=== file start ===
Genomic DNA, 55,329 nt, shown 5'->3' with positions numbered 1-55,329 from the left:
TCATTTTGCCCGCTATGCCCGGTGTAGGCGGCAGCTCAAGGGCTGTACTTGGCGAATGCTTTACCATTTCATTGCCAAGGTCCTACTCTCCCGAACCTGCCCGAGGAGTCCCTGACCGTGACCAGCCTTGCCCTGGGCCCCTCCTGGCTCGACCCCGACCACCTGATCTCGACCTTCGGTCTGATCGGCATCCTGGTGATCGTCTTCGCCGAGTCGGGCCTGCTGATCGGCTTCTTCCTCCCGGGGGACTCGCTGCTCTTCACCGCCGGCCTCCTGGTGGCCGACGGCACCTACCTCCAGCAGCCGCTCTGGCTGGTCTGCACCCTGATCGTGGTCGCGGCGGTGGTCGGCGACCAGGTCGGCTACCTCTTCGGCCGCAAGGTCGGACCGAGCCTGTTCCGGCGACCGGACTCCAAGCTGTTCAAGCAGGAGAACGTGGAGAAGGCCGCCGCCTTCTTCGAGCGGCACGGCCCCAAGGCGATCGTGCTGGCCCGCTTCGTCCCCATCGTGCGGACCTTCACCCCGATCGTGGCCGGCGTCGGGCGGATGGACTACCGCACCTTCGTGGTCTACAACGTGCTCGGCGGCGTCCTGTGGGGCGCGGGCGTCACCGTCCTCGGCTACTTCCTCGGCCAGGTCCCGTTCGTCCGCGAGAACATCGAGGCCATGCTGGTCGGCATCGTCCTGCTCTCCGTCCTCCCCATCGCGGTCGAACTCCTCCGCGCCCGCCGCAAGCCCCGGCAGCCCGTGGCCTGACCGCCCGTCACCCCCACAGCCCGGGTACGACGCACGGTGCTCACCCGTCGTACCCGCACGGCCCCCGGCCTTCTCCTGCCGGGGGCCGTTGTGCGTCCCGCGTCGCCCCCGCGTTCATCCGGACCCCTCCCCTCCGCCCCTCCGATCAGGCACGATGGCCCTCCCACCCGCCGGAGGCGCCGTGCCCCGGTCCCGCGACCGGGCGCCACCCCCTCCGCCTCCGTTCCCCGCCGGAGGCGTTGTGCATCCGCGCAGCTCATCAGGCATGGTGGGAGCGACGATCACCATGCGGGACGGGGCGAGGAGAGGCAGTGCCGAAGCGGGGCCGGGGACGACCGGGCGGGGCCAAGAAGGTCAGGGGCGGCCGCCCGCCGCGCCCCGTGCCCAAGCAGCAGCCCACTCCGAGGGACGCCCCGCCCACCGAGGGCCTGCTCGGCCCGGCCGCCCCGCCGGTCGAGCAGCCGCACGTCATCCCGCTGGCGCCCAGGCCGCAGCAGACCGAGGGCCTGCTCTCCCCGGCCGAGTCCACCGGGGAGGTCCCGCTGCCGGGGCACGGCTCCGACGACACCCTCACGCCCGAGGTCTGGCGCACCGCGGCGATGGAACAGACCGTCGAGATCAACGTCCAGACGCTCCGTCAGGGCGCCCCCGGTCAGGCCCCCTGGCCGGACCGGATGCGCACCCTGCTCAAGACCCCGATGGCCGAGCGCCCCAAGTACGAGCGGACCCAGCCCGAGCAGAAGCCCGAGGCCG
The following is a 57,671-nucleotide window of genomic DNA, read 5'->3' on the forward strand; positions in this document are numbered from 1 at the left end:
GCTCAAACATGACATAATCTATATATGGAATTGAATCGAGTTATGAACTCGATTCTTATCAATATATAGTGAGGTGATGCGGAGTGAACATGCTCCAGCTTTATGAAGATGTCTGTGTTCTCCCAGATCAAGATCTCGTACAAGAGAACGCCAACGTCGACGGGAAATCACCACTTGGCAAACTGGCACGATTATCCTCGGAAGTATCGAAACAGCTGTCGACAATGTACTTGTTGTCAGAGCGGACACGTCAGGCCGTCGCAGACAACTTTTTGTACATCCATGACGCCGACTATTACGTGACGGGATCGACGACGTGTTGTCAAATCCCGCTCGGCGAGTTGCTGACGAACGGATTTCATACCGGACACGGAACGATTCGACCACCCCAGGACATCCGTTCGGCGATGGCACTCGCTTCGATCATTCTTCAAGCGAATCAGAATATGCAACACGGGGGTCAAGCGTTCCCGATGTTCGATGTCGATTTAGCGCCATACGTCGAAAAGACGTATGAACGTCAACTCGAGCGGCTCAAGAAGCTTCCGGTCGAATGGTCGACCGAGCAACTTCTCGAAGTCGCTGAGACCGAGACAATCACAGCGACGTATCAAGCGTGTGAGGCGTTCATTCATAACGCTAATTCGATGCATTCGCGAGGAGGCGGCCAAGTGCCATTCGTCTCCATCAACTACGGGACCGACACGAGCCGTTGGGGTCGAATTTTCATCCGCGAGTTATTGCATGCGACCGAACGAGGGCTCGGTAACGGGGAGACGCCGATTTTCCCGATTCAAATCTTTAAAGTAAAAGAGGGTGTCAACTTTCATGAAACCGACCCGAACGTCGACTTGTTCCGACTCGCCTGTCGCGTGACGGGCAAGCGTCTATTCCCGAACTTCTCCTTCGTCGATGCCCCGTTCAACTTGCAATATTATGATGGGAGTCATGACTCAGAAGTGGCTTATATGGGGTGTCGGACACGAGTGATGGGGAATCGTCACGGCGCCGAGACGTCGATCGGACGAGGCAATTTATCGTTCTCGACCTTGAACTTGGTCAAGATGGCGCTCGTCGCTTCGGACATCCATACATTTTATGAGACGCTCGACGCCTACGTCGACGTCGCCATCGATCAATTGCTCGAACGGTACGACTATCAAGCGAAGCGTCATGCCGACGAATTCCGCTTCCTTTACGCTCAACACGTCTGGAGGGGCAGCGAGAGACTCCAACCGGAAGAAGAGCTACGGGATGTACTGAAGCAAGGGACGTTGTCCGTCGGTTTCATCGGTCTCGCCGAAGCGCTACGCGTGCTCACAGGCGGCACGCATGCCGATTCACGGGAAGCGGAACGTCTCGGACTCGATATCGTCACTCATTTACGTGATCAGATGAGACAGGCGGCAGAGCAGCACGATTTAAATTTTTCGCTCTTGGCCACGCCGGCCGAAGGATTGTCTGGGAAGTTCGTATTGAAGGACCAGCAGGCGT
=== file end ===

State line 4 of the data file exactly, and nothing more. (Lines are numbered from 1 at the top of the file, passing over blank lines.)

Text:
GCTCAAACATGACATAATCTATATATGGAATTGAATCGAGTTATGAACTCGATTCTTATCAATATATAGTGAGGTGATGCGGAGTGAACATGCTCCAGCTTTATGAAGATGTCTGTGTTCTCCCAGATCAAGATCTCGTACAAGAGAACGCCAACGTCGACGGGAAATCACCACTTGGCAAACTGGCACGATTATCCTCGGAAGTATCGAAACAGCTGTCGACAATGTACTTGTTGTCAGAGCGGACACGTCAGGCCGTCGCAGACAACTTTTTGTACATCCATGACGCCGACTATTACGTGACGGGATCGACGACGTGTTGTCAAATCCCGCTCGGCGAGTTGCTGACGAACGGATTTCATACCGGACACGGAACGATTCGACCACCCCAGGACATCCGTTCGGCGATGGCACTCGCTTCGATCATTCTTCAAGCGAATCAGAATATGCAACACGGGGGTCAAGCGTTCCCGATGTTCGATGTCGATTTAGCGCCATACGTCGAAAAGACGTATGAACGTCAACTCGAGCGGCTCAAGAAGCTTCCGGTCGAATGGTCGACCGAGCAACTTCTCGAAGTCGCTGAGACCGAGACAATCACAGCGACGTATCAAGCGTGTGAGGCGTTCATTCATAACGCTAATTCGATGCATTCGCGAGGAGGCGGCCAAGTGCCATTCGTCTCCATCAACTACGGGACCGACACGAGCCGTTGGGGTCGAATTTTCATCCGCGAGTTATTGCATGCGACCGAACGAGGGCTCGGTAACGGGGAGACGCCGATTTTCCCGATTCAAATCTTTAAAGTAAAAGAGGGTGTCAACTTTCATGAAACCGACCCGAACGTCGACTTGTTCCGACTCGCCTGTCGCGTGACGGGCAAGCGTCTATTCCCGAACTTCTCCTTCGTCGATGCCCCGTTCAACTTGCAATATTATGATGGGAGTCATGACTCAGAAGTGGCTTATATGGGGTGTCGGACACGAGTGATGGGGAATCGTCACGGCGCCGAGACGTCGATCGGACGAGGCAATTTATCGTTCTCGACCTTGAACTTGGTCAAGATGGCGCTCGTCGCTTCGGACATCCATACATTTTATGAGACGCTCGACGCCTACGTCGACGTCGCCATCGATCAATTGCTCGAACGGTACGACTATCAAGCGAAGCGTCATGCCGACGAATTCCGCTTCCTTTACGCTCAACACGTCTGGAGGGGCAGCGAGAGACTCCAACCGGAAGAAGAGCTACGGGATGTACTGAAGCAAGGGACGTTGTCCGTCGGTTTCATCGGTCTCGCCGAAGCGCTACGCGTGCTCACAGGCGGCACGCATGCCGATTCACGGGAAGCGGAACGTCTCGGACTCGATATCGTCACTCATTTACGTGATCAGATGAGACAGGCGGCAGAGCAGCACGATTTAAATTTTTCGCTCTTGGCCACGCCGGCCGAAGGATTGTCTGGGAAGTTCGTATTGAAGGACCAGCAGGCGT